This Family Wanted to Own a Business That Got Them Excited, So They Opened An Urban Air Adventure Park
When Rachelle Nurse and Joseph Goodly took their kids to a birthday party, they found a business opportunity.
Rachelle Nurse and Joseph Goodly were not having fun. They're a married nurse and physician — yes, Nurse is a nurse — and they wanted to buy a franchise to create a new source of income for their family, but most brands were too risky, or just didn't get them excited. Then, in 2016, a neighbor invited their daughter to a birthday party at an Urban Air Adventure Park — and once they arrived, they realized this fun zone might be a fun investment. Its appeal was twofold. First, they could manage it alongside their full-time work schedules. And second, it encouraged their now 10- and 13-year-old children to power off their video games and enjoy some face-to-face play. In 2018 the couple opened a Texas location, and in 2020 they added another New York location to the 153-park network.
The pandemic complicated operations at times, but the couple has found that their customers are more than ready to fill their social void.
You're in the business of giving people a good time. Does that make the business itself a good time?
Nurse: Franchisees are so serious — whether it's the operators and investments or making what you need in order to survive as a family. At the end of the day, sometimes we've just got to take a little step backward, smile, know that we'll get through it, and not be so tough on ourselves. We've touched so many people. I remember a young family coming in and the father ran up to us because he knew that [COVID-19 restrictions] wouldn't let us continue to be open in New York, and he said, "I need you to stay open because I lost my son a few months ago." It was the first time his family had been out, and they had a blast. We have kids who come in here and just forget about all the other challenges in their lives.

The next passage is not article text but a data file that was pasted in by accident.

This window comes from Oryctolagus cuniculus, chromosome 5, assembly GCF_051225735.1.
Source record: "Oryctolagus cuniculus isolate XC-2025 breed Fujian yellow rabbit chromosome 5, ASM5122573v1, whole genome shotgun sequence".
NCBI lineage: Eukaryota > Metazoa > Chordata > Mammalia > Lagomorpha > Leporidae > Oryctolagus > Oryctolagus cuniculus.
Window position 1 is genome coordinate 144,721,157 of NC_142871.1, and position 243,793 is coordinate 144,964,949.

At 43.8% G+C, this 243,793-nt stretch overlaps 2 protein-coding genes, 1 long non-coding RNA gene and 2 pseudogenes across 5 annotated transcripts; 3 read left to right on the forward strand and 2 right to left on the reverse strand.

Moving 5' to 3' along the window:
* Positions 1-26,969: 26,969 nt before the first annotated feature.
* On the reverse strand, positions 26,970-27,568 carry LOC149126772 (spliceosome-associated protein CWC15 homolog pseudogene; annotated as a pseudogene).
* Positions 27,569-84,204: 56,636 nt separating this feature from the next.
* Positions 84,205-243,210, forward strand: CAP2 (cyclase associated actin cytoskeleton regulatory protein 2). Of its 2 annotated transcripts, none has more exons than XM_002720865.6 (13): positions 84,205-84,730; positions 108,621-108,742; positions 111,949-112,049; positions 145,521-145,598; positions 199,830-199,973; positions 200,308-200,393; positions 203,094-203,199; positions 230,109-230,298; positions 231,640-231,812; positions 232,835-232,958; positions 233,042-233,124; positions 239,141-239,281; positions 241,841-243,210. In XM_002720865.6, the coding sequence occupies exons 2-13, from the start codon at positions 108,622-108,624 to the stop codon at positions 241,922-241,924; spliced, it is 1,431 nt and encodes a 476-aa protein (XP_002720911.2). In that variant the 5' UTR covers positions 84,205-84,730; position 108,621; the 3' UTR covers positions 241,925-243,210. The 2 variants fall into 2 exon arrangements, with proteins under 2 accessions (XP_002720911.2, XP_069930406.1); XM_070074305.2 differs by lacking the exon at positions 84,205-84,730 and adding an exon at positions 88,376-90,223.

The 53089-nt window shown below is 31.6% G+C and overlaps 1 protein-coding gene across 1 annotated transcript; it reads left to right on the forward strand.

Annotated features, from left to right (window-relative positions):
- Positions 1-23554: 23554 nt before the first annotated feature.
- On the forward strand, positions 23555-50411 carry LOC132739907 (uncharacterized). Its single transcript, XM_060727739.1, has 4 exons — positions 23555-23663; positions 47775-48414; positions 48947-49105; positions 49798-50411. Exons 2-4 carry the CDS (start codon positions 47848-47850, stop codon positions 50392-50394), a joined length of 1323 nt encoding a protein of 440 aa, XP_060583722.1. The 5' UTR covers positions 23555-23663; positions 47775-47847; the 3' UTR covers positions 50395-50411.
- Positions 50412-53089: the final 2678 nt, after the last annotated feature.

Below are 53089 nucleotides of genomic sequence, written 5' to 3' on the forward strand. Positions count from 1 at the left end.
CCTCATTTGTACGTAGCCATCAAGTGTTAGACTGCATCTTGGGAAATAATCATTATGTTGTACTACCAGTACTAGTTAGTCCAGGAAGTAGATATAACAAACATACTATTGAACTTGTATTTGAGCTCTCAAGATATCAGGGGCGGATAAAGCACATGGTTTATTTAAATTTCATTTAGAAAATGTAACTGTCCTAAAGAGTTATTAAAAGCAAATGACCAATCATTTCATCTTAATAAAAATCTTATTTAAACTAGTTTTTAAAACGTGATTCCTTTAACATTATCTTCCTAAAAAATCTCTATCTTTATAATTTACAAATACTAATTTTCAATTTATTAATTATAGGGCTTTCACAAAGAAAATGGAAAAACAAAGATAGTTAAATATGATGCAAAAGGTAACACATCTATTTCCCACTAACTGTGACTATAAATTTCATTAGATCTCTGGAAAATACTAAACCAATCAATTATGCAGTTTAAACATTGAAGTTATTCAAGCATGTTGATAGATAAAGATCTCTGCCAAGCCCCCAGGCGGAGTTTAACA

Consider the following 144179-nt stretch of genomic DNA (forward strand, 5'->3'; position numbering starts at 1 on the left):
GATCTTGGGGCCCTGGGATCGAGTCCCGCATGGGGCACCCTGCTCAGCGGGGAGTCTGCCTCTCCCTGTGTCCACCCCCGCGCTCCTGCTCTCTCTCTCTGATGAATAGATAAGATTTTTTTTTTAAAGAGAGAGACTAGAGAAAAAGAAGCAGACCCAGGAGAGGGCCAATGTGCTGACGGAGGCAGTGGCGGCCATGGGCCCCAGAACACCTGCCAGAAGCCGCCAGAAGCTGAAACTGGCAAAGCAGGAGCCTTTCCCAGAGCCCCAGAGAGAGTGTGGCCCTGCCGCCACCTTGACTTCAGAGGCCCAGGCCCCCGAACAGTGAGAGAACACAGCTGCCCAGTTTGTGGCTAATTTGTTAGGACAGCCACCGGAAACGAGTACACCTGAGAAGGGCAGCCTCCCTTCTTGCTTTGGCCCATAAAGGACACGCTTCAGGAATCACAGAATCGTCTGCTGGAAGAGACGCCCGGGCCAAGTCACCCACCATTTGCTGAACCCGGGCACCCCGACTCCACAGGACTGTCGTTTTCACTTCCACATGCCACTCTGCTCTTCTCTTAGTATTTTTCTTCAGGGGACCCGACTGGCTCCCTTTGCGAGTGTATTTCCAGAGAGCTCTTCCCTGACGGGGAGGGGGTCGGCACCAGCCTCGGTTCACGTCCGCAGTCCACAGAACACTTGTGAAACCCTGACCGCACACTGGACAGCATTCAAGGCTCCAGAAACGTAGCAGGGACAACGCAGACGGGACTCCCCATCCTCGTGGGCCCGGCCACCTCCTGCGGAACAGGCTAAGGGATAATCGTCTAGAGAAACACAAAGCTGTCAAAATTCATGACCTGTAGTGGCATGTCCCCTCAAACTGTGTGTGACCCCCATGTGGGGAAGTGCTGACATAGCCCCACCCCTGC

You both come from the healthcare industry, where you work with seasoned pros. At Urban Air, you mostly employ young people. What has that been like?
Nurse: Young people today have a different core work ethic and different expectations. They will challenge you. We're able to say, "You made a mistake, but let me show you how we would do that."
Goodly: To be quite honest, teenagers have very busy schedules. They have sports, various other activities, and family commitments. So we have to continually hire staff. That's been a challenge, but it's also been rewarding. It feels good to give these teenagers opportunities. It feels good to give back to the community, and give these kids their first jobs so they can get ready for the workforce.
Owning an adventure park sounds like a kid's dream. How has owning a franchise impacted your kids?
Nurse: If you ask our parents what they wanted for us, it was for us to go to college, to get a good job, and to work for somebody else for the rest of our lives. That's not what we encourage. College is not optional for our kids — however, we do encourage innovation. We tend to have conversations about innovation and entrepreneurship, and when they come up with an idea, we ask: How do you patent that? How do you grow it? How do you market it? How do you get it out there to sell it to somebody?
Goodly: I tell our kids to get overexcited, scale an idea aggressively, and cover it with altruism. That's how you make it in the world. So they're already thinking of that.